Understanding
Stock Options Trading
and Technical Analysis Basics

Options Lingo - Understanding Stock Options Investing

Now that we understand the basic concept of option trading, it's time to mention the terminology used in the option trading world.

Premium - The premium is the amount that you pay up front for the option. This amount is once-off and non-refundable.

Strike Price - The strike price is the amount that you agree to pay for the stock at a later date.

Underlying Stock - The underlying stock is the stock for which you are purchasing the option.

Exercising Options - No, we are not talking about choosing to jump up and down in front of an exercise video featuring Anna. By exercising an option, you are using your right to buy, and actually purchasing the underlying stock.

Expiration Date - The expiration date is the last day for you to exercise your option. If you don't exercise it by then, your option will expire worthless. In the United States, the expiration date is the 3rd Friday of the month. So if you have a June option, that option will expire on the 3rd Friday of June.

American Options - American options are options (not limited by any geographic boundaries) that allow you to exercise the options at any time until the expiration date.

European Options - European options are options (not limited by any geographic boundaries) that allow you to exercise the options at only the expiration date. Do check with your local Options Exchange which form of options are used in your country.

Contract - Option investing is carried out in numbers of contracts. One contract equates to 100 underlying shares. If you buy one call option contract, you are buying the right to buy 100 shares of the underlying stock.

In-The-Money - An option is said to be in-the-money if it is worth something if you choose to exercise it now.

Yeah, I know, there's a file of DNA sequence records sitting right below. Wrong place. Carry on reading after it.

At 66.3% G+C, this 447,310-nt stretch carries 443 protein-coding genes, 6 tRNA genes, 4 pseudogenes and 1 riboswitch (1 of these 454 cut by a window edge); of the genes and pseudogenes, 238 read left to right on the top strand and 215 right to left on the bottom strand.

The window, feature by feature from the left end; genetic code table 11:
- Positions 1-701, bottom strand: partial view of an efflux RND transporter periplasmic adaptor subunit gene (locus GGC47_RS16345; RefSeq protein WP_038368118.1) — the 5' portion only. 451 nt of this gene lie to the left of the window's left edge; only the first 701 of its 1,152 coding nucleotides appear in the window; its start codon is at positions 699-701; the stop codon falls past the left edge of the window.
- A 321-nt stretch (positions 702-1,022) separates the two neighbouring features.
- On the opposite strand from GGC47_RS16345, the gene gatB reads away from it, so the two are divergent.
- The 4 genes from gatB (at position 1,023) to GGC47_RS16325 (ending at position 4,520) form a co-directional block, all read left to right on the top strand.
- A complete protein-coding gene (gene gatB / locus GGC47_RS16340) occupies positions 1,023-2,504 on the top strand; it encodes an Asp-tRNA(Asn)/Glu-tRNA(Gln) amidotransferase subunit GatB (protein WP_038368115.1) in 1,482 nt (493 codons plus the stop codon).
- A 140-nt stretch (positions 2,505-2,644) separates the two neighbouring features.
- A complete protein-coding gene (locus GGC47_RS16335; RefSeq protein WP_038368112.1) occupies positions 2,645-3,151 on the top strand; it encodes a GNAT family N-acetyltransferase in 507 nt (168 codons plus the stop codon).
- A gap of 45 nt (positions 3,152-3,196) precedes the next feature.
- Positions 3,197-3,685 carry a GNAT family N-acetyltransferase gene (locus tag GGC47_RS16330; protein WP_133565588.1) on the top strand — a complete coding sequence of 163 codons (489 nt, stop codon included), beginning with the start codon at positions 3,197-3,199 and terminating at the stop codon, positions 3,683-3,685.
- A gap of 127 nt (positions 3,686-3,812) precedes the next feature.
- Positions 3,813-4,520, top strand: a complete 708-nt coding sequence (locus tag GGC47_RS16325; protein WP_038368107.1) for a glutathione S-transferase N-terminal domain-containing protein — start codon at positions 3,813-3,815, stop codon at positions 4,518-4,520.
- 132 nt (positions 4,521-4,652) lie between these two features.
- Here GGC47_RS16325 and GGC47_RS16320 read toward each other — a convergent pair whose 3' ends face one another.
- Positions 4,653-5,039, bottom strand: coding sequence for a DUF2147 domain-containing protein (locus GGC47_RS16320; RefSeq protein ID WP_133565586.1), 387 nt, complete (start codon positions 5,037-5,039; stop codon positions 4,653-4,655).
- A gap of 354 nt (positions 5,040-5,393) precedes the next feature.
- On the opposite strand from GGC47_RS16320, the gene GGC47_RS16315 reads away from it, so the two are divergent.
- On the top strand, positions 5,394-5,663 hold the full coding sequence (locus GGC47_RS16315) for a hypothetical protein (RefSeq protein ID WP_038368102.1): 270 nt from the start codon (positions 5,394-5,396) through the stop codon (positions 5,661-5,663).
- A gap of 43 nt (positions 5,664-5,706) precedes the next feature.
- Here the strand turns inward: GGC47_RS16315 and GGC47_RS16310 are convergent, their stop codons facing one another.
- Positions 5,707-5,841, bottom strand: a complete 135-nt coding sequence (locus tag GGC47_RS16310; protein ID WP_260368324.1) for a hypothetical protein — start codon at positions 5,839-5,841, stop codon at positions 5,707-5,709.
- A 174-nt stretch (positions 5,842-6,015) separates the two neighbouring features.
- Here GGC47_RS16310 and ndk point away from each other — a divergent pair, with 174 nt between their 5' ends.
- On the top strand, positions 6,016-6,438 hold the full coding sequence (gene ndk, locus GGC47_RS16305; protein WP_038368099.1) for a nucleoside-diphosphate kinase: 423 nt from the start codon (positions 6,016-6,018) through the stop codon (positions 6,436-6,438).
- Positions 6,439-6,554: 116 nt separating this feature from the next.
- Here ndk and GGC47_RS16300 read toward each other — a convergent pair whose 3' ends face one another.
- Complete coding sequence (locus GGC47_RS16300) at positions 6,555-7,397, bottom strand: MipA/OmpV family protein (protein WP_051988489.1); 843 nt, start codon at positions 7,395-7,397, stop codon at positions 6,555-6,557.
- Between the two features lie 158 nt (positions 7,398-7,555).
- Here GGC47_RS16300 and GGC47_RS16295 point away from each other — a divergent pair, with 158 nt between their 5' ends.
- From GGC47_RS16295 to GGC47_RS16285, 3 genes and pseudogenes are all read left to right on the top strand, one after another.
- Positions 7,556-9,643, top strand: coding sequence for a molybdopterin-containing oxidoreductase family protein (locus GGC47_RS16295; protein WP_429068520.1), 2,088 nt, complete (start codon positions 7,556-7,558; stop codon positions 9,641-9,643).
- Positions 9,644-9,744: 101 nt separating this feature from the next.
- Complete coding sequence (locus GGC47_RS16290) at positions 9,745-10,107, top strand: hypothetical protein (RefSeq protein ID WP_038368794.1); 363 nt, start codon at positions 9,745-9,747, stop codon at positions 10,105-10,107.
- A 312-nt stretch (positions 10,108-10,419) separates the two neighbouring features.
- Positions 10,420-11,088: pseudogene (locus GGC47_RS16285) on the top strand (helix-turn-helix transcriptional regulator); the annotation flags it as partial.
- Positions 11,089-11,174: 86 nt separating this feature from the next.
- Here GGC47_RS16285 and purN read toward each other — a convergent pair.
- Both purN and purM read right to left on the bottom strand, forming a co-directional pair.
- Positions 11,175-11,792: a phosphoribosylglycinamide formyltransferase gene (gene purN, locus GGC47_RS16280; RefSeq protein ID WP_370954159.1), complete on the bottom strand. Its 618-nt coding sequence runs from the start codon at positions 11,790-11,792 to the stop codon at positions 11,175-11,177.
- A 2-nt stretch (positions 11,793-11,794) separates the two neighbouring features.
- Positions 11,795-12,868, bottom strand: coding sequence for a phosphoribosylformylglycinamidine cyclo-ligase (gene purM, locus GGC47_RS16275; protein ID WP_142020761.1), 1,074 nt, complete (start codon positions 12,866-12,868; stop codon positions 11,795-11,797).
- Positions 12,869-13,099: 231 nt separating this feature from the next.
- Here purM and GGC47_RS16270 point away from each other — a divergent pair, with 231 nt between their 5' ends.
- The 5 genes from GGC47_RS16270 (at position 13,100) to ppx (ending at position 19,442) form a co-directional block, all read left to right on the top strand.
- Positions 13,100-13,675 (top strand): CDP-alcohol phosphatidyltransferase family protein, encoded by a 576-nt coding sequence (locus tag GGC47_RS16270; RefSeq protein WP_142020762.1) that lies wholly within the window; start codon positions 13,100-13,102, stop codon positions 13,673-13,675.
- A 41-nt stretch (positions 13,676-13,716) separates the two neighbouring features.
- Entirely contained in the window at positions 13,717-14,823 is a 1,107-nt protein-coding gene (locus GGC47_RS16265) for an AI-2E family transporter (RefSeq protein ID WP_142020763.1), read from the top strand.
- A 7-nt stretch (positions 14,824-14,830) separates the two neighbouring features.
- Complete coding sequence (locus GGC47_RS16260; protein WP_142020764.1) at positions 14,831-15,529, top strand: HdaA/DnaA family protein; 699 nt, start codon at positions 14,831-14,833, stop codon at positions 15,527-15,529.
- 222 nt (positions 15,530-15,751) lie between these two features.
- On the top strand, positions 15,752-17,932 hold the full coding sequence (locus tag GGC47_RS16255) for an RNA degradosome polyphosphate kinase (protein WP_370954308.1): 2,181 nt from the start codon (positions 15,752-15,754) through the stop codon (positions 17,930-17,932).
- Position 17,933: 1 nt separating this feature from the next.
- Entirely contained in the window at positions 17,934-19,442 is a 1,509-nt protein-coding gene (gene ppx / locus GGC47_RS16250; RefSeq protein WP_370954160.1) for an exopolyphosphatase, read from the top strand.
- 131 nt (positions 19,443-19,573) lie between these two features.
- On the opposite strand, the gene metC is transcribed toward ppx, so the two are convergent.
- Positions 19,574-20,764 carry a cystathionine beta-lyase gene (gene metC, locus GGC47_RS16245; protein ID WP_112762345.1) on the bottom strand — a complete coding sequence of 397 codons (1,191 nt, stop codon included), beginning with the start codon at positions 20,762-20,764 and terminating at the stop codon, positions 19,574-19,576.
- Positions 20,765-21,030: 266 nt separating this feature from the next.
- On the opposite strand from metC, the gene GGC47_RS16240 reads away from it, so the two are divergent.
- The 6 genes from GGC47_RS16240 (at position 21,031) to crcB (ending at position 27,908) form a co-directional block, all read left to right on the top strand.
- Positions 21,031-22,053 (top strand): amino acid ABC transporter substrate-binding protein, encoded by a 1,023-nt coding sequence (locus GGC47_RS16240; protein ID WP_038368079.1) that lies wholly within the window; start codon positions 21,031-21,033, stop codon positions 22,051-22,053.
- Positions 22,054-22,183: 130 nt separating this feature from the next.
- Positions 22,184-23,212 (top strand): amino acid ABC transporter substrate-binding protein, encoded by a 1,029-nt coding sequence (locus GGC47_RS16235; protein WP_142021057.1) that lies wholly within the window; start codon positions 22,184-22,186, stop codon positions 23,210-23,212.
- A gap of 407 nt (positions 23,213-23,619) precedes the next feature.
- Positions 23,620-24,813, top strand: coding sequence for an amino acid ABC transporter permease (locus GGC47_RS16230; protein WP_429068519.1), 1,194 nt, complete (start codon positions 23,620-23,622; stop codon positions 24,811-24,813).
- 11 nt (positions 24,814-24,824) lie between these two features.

Out-Of-The-Money - An option is said to be out-of-the-money if it is worthless if you choose to exercise it now.


In our previous housing example, you paid a Premium of $5,000 for the Call Option, or the right to buy the Underlying house, at a Strike Price of $110,000. You may exercise the right to buy the house at the Expiration date of 6 months' time.

Looking at our 2 possible scenarios, if the underlying house is worth $200,000 in 6 months' time, your option is considered In-The-Money. If you had bought it, you would have made a profit of $200,000 - $110,000 - $5,000 = $85,000. Your profit would be the market value of the house, minus the amount you paid for it, and minus the option Premium you paid at the start for the right to buy the house.

In the 2nd scenario, if the underlying house is worth $80,000 in 6 months, your option would be Out-Of-The-Money, and you would not want to exercise it and pay more for the house than it was actually worth. Your loss would be the initial $5,000 you paid for the option.

Easy-speak
Item Scenario 1 Scenario 2
Initial Premium $5,000 $5,000
Strike Price $110,000 $110,000
Expiration Date 6 months 6 months
House Market Value $200,000 $80,000
In-The-Money? In Out
Profit $85,000 - $5,000


Now let's look at an option investing example in the stock market:

You are monitoring stock ABC, which is currently priced at $19.00 on the 1st of June. You think ABC is doing well, and should go up in price very soon.

You decide to buy a June Call Option for ABC, with a Strike Price of $20.00, and an Expiration Date of the 3rd Friday of June (options always expire on the 3rd Friday of the month). The Premium for the option is $0.75. As of now on the 1st of June, the option is Out-Of-The-Money, since ABC's price of $19.00 is still below your Strike Price of $20.00

On the 3rd Friday of June, you find that ABC has increased in price by $3.00 bringing it up to $22.00. Your option is now In-The-Money, and you could exercise it now for a profit. Your profit would be the market value, minus your strike price, minus your premium, which is $22 - $20 - $0.75 = $1.25.

Easy-speak
ABC 1st June 3rd Friday
Initial Premium $0.75 $0.75
Strike Price $20.00 $20.00
Expiration Date 3rd Friday 3rd Friday
Current Stock Price $19.00 $22.00
In-The-Money? Out In
Profit - $0.75 $1.25


Be aware that since each option contract covers 100 underlying shares, all costs and profits should be multiplied by 100 for the proper perspective.

And also be aware that option investing in general is very risky, and should only be done after understanding stock options intimately. Since options provide such a large amount of leverage (you can earn a larger percentage, as well as lose a larger percentage), you could lose a fortune without properly understanding stock options.


Calls and Puts Basic Options Strategies

Other Topics in this Guide

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